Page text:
In the case of Brake v Guy the High Court has made a third party debt order requiring the trustee of a SIPP to pay the remainder of the member's pension fund to a creditor of the member. 

The court order also required the member to execute documents to draw down the remainder of his pension fund.

The case arose out of litigation in which an order for costs was made against Mr and Mrs Brake requiring them to make an interim payment of £70,000 on account by a specified date.  The other parties to the litigation (referred to in the judgment as the "Guy Parties") asked the court to make a third party debt order (TPDO) against the trustee of Mr Brake's SIPP.  

The rules governing TPDOs allow the courts to make an order against a third party who owes a debt to a judgment debtor whereby the court orders the third party to pay an amount directly to the debtor's creditor. 

Issues decided by the court

Was there a debt owed by the SIPP trustee to the member?

Mr Brake had already opted for flexi-access drawdown under the SIPP and taken the maximum tax free lump sum.  Looking at the applicable scheme rules and T&Cs, the court found that there were no grounds on which the scheme provider could refuse to allow Mr Brake to draw down the remainder of his fund in benefit payments.  The judge said that if the fund had been held in cash, it would have been a debt due to him (nothwithstanding that the funds would only have been paid to him on request).  Equally, the fact that the exact amount payable would not be known until tax and costs had been deducted did not stop the amount being a debt.  However, the fact that the pension fund was invested rather than held in cash meant that it was not currently a debt.  While the funds were invested, it would not be appropriate to make a TPDO against the trustee without making further orders to address the fact that the funds were currently invested.

Would the scheme administrator also have to be a party to any TPDO?

The SIPP in question had been established on a "bare trustee" model under which the only function of the SIPP's trustee was to hold the fund and deal with it as directed by the scheme administrator.  The judge considered whether any TPDO would need to be made against the scheme administrator as well as the trustee.  The judge held this would not be necessary, as there were no longer any relevant discretions which the scheme administrator could exercise under the rules to prevent the member obtaining access to the funds.

Was it inappropriate to require the member to withdraw funds from a pension scheme to pay a debt not caused by fraud?

The judge noted that previous case law involving members being ordered to draw funds from their pension scheme in order to pay a debt were cases where the member had committed fraud, whereas there was no suggestion in the present case that Mr Brake's debt had arisen as a result of fraud.  However, the judge held that the question of whether or not a debt had arisen through fraud was not relevant to the principle that "debtors should not be allowed to hide their assets in pension funds".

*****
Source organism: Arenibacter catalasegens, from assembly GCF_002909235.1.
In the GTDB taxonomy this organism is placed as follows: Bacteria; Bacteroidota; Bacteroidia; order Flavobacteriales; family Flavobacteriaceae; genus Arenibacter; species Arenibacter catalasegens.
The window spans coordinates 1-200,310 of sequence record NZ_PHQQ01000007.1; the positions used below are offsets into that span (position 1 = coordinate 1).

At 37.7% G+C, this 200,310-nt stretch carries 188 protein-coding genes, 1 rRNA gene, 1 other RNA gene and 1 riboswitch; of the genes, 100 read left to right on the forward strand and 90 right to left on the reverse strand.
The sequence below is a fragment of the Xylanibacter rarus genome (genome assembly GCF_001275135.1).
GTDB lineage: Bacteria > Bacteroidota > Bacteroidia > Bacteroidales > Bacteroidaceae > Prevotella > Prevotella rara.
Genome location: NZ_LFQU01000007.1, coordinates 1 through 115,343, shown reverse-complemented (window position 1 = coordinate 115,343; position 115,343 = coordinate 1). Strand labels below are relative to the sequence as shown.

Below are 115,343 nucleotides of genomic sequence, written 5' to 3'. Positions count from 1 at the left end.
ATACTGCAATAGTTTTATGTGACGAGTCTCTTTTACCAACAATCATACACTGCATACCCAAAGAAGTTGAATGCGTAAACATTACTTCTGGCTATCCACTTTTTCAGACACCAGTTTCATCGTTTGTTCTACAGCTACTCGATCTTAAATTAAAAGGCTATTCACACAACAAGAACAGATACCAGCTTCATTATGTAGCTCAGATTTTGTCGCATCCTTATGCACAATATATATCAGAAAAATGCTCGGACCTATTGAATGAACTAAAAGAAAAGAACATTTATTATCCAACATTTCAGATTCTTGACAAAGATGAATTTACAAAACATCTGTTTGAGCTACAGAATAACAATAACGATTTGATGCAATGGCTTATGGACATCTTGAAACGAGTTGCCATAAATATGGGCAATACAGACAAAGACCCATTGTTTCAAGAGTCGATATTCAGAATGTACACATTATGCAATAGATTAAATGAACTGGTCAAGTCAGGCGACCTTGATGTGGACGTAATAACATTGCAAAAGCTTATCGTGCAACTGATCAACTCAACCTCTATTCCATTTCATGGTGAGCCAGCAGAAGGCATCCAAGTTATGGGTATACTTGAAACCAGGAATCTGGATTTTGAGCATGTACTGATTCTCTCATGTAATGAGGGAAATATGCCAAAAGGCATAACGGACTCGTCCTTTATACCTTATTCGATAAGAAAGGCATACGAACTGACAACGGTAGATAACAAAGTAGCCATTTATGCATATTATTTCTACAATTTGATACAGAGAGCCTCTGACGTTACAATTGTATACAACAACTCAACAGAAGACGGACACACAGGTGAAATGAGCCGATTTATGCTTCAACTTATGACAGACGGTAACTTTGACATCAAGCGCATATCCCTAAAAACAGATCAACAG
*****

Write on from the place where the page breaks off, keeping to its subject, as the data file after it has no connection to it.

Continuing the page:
Was it relevant that withdrawing the full fund might trigger a significant tax charge?

The judge said that the fact that any drawdown by Mr Brake would be subject to tax was in itself "of minor importance", though he did suggest that it might not be appropriate for the court to make an order if the tax liability would be so great that there would be no real benefit to the creditor.

What order did the judge make?

The judge made an order directing that:

  • the Guy Parties consult the SIPP Trustee regarding the form of documentation and information which it required in order for Mr Brake to exercise his right to benefits under the scheme;
  • Mr Brake provide to the Guy Parties all information reasonably required by the SIPP trustee which it was in Mr Brake's power to provide;
  • the Guy Parties draft the relevant documentation, submitting it to Mr Brake for comments.  Having considered any such comments, the Guy Parties should settle the documentation;
  • Mr Brake must then execute the documentation forthwith and return it to the Guy Parties for onward transmission to the SIPP trustee.  If Mr Brake failed to do so, the judge made an order that a partner in the firm of solicitors acting for the Guy Parties was authorised to execute it on Mr Brake's behalf;
  • upon implementation of Mr Brake's rights under the pension scheme, the SIPP trustee must, after deduction of any required tax and fees, pay to the Guy Parties the sum owed to them by Mr Brake under the costs order, or all remaining sums in Mr Brake's pension fund if less.
Our thoughts

In this case the court held that the terms of the scheme meant that the scheme administrator had no discretion which would allow it to stop the scheme trustee from paying out drawdown income on a request from a member.  Scheme trustees and providers who are made party to court proceedings involving the enforcement of debts against the scheme should ensure that they are completely clear as to whether they have any discretion under the scheme rules to refuse to action a member's instructions.  If there is any doubt on this issue, it may well be sensible for the provider to ensure that the issue is resolved by the court.

Jade Murray

Jade Murray

Partner, Pensions
United Kingdom

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